... melancholic? It is black and dark by the privation of light. Doth not the light comfort all the world? And it is more white than anything else. Which to prove, I could direct you to the book of Laurentius Valla against Bartolus; but an evangelical testimony I hope will content you. Matth. 17 it is said that, at the transfiguration of our Lord, Vestimenta ejus facta sunt alba sicut lux, his apparel was made white like the light. By which lightsome whiteness he gave his three ...
— Gargantua and Pantagruel, Complete. • Francois Rabelais

... Milner boasts though Butler may deplore, Still I repeat, words lead me not astray 35 When the shown feeling points a different way. Smooth Butler can say grace at slander's feast,[449:1] And bless each haut-gout cook'd by monk or priest; Leaves the full lie on Milner's gong to swell, Content with half-truths that do just as well; 40 But duly decks his mitred comrade's flanks,[450:1] And with him shares the ...
— The Complete Poetical Works of Samuel Taylor Coleridge - Vol I and II • Samuel Taylor Coleridge

... the advantage given her. "You just go about dreaming and mooning as if there was nothing else in the wide world for you to do. I can't think what's come over you. You used to be content to sit still and sew by the hour together. You were more help to me when you were ten than you are now. The other day when I asked you to darn a hole in your own stocking you looked as if I'd told you to go ...
— Mary Olivier: A Life • May Sinclair

... of the "unconscious" I purposely left out from consideration the way in which the sum total of its content was separated from the conscious mental life of the individual, in order to bring it in alignment with the discussion of the principles of resistance and repression. The content of the unconscious, broadly speaking, is brought about through ...
— Studies in Forensic Psychiatry • Bernard Glueck

... true that men must perforce be content to wait a while for the full and sure accounts, and for the summing up which shall pass a final judgment upon the importance of events and upon the reputations of the actors in them, it is also true that in the drive of life, and for the practical ...
— Lessons of the war with Spain and other articles • Alfred T. Mahan

... Yale's kick-off back to her forty yards. The Blue's right guard was taken out, white and wretched, after the first scrimmage. Princeton started at her battering again, content now to make only sufficient gains to keep the ball. But with a yard to gain on the third down a canvas clad streak broke through and nailed her tackle behind the line. Pemberton, shouting ecstatically, saw that the streak ...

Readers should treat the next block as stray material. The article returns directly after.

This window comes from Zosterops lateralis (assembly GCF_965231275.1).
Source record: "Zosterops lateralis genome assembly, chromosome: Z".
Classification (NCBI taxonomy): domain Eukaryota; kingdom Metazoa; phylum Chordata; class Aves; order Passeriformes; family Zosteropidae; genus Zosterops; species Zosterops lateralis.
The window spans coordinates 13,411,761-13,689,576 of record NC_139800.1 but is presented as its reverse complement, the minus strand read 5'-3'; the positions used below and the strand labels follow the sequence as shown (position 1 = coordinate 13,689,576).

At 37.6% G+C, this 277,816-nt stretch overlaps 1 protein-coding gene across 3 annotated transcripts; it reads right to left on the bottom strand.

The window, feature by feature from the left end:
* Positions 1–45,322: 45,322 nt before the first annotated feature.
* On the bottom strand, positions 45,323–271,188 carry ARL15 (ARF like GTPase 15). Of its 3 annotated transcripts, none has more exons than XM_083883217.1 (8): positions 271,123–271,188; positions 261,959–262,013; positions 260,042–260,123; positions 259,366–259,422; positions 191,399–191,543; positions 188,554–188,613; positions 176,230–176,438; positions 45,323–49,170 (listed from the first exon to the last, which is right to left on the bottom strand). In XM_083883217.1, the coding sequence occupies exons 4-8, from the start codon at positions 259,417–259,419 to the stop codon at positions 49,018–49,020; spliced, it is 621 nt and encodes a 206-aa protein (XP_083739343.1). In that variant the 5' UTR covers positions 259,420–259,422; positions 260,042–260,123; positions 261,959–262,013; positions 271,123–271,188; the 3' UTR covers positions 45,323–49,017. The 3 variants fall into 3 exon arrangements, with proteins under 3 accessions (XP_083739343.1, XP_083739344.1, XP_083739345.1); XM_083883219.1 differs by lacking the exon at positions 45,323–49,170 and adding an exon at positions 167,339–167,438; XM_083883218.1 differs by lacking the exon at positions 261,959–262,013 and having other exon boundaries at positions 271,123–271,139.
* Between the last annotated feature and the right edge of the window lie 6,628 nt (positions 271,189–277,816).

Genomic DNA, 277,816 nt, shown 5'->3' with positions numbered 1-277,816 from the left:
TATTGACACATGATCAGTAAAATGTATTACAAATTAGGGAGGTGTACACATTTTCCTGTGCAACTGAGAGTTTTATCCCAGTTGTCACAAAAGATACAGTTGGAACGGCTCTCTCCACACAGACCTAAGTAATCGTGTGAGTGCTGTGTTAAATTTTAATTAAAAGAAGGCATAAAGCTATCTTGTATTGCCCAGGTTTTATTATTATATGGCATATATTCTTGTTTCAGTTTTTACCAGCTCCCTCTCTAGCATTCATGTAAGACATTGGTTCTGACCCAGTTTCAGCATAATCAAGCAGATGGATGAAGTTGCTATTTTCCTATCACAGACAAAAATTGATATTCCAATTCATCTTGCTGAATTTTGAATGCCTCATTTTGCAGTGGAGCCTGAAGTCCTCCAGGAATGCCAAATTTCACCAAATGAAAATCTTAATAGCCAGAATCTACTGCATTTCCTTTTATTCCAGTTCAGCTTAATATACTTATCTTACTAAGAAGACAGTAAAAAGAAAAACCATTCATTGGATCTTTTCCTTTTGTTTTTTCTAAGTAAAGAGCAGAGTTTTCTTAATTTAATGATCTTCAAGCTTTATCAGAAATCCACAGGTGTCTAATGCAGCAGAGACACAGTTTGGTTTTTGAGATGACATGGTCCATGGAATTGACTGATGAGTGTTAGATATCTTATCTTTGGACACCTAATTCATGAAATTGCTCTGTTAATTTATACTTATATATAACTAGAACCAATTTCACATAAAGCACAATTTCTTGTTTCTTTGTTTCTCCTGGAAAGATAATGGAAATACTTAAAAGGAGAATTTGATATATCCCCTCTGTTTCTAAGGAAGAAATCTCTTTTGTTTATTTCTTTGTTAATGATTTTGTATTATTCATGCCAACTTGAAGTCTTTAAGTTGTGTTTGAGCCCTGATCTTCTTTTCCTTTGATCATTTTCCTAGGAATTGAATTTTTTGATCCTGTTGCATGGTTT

— The New Boy at Hilltop • Ralph Henry Barbour

... but because mortals must wed with mortals. The sight of his wife's beauty caused a sudden, violent irritation. He wished she had none, for then, perhaps, he thought he would have been satisfied, more than content, in the placid consideration of her charms of character. He found himself reduced to the absurd predicament of deciding to banish her from his thoughts—a last sophism which showed him, all too clearly, ...
— Robert Orange - Being a Continuation of the History of Robert Orange • John Oliver Hobbes

... those days one of the most important and lucrative in the kingdom; and if mercenary abuse of his post could have been proved, we may be sure that his and his patron's enemies would not have been content with simple dismissal, but would have heavily ...
— The Canterbury Tales and Other Poems • Geoffrey Chaucer

... talk began and lasted for two hours, each man giving his judgment according to precedence, some one way and some another. When all had done and it became clear that there were differences of opinion, some being content to live on in slavery with what remained to them and others desiring to strike for freedom, among whom were the high priests who feared lest the Eastern heretics should utterly destroy their ...
— The Ancient Allan • H. Rider Haggard

... little, my Stanislas, so long as I am with you. I would have been content to share your lot, ...
— The Thin Red Line; and Blue Blood • Arthur Griffiths

... recognised the military value of aerial navigation years in advance of their contemporaries. Again, in this field the Krupp Organisation has played a prominent part. It embarked upon actual construction of weapons while its rivals in other countries were content to prepare their drawings, which were filed against "The Day." But it must not be thought that because the German manufacturers of armaments were ahead of their contemporaries they dominated the situation. ...
— Aeroplanes and Dirigibles of War • Frederick A. Talbot